Alastair Miles

Alastair Miles


• Born 1961


Alastair Miles is a British bass who has specialized in music by Verdi and in bel canto repertory of the first half of the 19th century. London's Guardian has called him "the finest British bass of his generation."

Miles was born in Harrow, England, on July 11, 1961. He did not study music at all as a child, and when he did begin, at 14, it was on the flute, for which his instructor was Nadia Boulanger student Albert Alan Owen. Miles studied the flute at the Guildhall School of Music in London and spent several years as an orchestral flutist, also teaching at several prestigious British schools. Past 30, however, he became more and more interested in singing. Miles got his start in the field as a lay clerk -- a professional adult choral singer in an English cathedral choir -- at St. Albans Cathedral from 1982 to 1985. He had already taken voice classes at the Guildhall, and his parents' neighbor, baritone Geoffrey Chard, suggested that he pursue singing seriously. After making his operatic debut in 1985, Miles won the major Decca Kathleen Ferrier Prize at London's Wigmore Hall the following year. Other prizes cemented his growing reputation and brought him roles at top houses including New York's Metropolitan Opera (where he has sung Giorgio in Bellini's I Puritani and Raimondo in Donizetti's Lucia di Lammermoor), the Vienna State Opera (Zaccaria in Verdi's Nabucco and Philippe II in Verdi's Don Carlos), and La Scala in Milan (Lord Sydney in Rossini's Il viaggio a Reims).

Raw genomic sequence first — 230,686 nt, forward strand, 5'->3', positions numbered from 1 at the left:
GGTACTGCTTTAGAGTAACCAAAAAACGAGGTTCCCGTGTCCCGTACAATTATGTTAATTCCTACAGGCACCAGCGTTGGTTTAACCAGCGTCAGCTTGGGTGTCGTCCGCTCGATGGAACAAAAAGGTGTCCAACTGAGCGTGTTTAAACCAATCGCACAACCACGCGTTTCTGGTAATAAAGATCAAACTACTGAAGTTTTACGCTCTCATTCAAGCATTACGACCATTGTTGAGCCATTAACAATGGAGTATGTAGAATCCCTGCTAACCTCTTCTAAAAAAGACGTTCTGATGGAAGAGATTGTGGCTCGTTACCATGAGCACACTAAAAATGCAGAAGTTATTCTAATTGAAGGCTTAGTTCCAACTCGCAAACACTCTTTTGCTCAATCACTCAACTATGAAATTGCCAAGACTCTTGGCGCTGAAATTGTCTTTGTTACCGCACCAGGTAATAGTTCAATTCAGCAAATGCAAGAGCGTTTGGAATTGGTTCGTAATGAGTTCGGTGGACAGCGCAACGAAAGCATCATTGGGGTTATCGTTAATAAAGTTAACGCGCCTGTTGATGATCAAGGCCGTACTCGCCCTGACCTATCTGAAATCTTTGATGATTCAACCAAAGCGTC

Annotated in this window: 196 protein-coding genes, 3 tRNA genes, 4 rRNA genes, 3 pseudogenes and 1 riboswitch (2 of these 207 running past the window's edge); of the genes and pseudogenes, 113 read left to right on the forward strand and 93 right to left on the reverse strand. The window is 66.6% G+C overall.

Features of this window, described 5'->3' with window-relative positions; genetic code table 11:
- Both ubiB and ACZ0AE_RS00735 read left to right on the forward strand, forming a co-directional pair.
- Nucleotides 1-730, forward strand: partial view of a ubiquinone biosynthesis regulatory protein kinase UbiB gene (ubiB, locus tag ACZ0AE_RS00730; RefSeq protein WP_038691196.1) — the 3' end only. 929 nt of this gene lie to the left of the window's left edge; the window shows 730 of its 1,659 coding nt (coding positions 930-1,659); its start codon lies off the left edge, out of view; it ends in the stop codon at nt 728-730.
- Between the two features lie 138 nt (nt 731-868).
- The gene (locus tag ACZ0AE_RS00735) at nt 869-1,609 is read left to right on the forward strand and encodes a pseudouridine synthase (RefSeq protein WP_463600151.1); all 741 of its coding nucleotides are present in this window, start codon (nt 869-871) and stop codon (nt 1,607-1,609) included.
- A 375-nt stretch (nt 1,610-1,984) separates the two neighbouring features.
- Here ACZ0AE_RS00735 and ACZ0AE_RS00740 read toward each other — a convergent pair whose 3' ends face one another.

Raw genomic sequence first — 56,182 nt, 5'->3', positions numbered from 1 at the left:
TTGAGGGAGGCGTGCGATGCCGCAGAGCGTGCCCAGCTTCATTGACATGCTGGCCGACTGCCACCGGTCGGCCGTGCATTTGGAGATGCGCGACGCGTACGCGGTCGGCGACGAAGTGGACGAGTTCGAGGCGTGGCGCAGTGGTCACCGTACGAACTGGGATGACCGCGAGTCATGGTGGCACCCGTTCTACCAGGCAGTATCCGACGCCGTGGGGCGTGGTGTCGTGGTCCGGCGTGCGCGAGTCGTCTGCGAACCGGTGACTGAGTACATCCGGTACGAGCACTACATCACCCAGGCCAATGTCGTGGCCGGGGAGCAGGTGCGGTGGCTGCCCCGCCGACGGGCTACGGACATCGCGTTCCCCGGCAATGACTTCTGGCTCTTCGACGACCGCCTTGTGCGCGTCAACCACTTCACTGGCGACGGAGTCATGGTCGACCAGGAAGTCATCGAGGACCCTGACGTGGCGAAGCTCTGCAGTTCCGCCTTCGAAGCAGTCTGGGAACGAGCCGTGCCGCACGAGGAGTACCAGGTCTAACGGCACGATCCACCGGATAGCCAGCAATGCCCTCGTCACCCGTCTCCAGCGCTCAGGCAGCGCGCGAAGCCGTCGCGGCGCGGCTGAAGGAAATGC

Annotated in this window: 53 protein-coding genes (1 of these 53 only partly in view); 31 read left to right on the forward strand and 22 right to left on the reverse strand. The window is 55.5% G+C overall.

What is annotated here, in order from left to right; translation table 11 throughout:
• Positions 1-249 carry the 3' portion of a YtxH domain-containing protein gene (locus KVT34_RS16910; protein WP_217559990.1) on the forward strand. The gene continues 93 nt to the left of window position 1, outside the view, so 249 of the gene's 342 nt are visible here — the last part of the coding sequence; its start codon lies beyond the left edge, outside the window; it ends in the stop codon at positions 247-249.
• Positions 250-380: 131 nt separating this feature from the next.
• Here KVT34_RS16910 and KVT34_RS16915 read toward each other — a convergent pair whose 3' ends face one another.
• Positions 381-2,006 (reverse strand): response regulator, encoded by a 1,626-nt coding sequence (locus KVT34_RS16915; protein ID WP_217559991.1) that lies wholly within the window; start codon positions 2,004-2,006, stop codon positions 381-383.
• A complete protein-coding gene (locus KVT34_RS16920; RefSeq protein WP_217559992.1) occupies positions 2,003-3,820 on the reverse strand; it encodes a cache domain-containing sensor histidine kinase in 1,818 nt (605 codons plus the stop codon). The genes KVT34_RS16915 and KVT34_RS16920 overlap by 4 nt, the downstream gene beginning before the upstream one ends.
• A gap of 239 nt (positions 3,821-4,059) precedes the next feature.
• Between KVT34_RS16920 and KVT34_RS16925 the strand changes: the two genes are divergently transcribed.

Miles has also sung in orchestral concerts under many of the world's leading conductors including John Eliot Gardiner, with whose Monteverdi Choir he recorded Beethoven's Missa Solemnis. Miles' operatic discography runs to some 80 albums, and his solo releases include one devoted to the German-language songs of Johannes Brahms and Hugo Wolf. In 2019, he was featured on conductor Martyn Brabbins' reading of Edward Elgar's rarely heard early oratorio Caractacus, and he has appeared on several operas released by the Opera Rara label, specializing in neglected 19th century opera.